Historic U.S. Documents: The Charters of Freedom
NARA Teams With Google to Offer Historic Films Online
The National Archives and Records Administration (NARA) has announced an exiting program to make its collection of historic movies, documentaries and other films available to the public via Google Video.
Constitution -- Text
Democracy in four pages. The full text of the United States Constitution plus amendments, from your About.com Guide.
The Articles of Confederation
With its ratification by Maryland on March 1, 1787, the Articles of Confederation served as the young nation's constitution until June 21, 1788, when New Hampshire ratified the current U.S. Constitution.
Bill of Rights -- Text
The first ten amendments to the U.S. Constitution, from your About Guide.
The 85 Federalist Papers were written between October 1787 and May 1788 by Alexander Hamilton, James Madison, and John Jay. Through publishing them, the authors hoped to both explain the new Constitution to the people of America and to garner their support for it.
Declaration of Independence -- Text
"In Congress, July 4, 1776" Complete text and signatures, provided by your About.com Guide.
Emancipation Proclamation -- Text
While it did not immediately free a single slave, it allowed blacks to fight for liberty. The complete text provided by your About.com Guide.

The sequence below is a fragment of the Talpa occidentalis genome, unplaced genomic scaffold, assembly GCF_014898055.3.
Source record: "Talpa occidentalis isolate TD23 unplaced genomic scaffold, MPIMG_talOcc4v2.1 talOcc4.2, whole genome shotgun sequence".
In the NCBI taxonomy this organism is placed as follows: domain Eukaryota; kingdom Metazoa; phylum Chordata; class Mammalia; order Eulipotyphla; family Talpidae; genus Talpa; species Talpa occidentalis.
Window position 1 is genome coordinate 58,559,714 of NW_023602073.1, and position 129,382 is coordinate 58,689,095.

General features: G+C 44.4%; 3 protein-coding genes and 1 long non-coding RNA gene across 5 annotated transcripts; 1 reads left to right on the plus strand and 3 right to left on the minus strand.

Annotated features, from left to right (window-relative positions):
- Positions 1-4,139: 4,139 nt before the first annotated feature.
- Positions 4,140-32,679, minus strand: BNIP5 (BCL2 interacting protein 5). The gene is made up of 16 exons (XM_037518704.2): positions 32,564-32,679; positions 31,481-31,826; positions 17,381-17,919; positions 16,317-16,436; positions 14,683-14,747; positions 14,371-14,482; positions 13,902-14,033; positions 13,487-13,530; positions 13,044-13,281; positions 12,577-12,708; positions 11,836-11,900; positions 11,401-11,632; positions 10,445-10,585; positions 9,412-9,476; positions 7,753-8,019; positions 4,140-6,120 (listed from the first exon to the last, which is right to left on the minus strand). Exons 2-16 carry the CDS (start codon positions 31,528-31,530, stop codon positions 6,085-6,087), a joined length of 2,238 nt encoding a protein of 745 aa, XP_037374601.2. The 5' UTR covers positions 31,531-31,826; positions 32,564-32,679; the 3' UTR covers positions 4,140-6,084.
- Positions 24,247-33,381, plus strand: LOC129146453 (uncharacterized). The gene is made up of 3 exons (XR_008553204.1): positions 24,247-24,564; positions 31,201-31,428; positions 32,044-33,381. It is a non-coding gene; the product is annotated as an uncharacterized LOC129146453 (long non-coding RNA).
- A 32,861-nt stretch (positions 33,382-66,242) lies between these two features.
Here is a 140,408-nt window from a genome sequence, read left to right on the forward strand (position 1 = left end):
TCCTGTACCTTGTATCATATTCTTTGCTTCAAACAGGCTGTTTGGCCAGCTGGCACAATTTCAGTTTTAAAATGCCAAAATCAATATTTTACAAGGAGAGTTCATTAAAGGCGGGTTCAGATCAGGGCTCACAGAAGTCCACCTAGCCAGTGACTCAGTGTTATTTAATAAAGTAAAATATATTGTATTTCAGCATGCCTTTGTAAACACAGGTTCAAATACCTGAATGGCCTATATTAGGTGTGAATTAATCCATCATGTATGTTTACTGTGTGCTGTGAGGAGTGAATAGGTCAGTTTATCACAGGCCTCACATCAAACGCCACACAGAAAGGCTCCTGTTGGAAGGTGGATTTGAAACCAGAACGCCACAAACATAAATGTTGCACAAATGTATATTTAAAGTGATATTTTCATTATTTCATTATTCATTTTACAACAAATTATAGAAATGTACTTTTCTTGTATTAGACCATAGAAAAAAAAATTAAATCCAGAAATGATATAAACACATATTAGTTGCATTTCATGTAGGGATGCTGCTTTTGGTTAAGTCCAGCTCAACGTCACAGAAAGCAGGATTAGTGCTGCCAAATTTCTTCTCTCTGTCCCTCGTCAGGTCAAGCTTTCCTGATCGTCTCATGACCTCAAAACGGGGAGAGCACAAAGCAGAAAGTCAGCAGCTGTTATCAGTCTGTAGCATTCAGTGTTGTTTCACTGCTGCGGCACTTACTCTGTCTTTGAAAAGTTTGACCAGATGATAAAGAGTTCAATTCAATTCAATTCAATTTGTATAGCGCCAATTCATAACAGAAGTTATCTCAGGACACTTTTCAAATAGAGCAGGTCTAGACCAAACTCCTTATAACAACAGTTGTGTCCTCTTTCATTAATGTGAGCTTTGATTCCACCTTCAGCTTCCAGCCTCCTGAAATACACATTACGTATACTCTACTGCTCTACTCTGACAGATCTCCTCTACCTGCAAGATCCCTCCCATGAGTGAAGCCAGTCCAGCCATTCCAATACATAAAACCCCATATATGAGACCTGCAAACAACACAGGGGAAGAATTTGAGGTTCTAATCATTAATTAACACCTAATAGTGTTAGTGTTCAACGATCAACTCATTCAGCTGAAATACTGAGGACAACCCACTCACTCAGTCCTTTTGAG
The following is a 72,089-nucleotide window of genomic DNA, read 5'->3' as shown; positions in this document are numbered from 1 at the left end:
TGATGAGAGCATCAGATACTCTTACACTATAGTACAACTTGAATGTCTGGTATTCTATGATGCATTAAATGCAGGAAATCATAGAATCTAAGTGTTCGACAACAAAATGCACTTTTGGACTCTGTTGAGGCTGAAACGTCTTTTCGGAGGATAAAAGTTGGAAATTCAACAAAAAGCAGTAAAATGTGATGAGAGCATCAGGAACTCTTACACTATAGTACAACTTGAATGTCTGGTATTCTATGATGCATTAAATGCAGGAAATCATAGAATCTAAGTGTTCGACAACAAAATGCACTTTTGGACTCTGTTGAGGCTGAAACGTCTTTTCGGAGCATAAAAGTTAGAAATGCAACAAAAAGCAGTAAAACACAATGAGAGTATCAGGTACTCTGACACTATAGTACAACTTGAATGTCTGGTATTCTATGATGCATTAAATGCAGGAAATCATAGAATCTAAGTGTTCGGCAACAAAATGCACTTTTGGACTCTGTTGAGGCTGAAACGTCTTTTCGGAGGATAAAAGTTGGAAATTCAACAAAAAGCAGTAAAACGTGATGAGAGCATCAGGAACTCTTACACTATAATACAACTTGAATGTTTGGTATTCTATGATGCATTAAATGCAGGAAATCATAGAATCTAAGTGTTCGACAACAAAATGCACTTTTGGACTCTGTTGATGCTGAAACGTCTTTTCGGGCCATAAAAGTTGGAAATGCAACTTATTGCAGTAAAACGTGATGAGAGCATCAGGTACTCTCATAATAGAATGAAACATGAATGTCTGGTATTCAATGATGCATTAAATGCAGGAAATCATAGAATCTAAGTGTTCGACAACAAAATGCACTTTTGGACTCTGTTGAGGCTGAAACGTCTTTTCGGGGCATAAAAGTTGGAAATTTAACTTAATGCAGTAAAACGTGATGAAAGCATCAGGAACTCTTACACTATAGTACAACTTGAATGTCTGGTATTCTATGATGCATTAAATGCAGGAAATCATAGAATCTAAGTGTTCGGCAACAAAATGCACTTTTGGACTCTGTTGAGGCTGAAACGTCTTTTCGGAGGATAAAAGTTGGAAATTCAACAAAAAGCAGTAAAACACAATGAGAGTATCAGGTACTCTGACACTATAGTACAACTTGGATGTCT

George Washington's Farewell Address
Washington says goodbye and offers advice to the people on how to go forward with freedom. Complete text of the 1796 address. Provided by your About.com Guide.
Gettysburg Address - Complete Text
Considered one of the most moving speeches ever delivered, here is the complete text of Lincoln's 1863 masterpiece. Provided by your About.com Guide.
Lincoln's 2nd Inaugural Address
Delivered March 4, 1865, many consider this Lincoln's greatest public speech.
Pledge of Allegiance
The Pledge of Allegiance has been recited in three different ways since the original 1892 version. Read the Pledge and its interesting history.
The Clinton White House Web Site
If ever a Web site were worthy of a "virtual" historical marker, it is the Clinton White House site. Now, the National Archives has preserved the Clinton site as a resource that will serve students, educators and all Americans for generations to come.
Constitution -- Q & A
Dozens of interesting questions about the Constitution answered by NARA.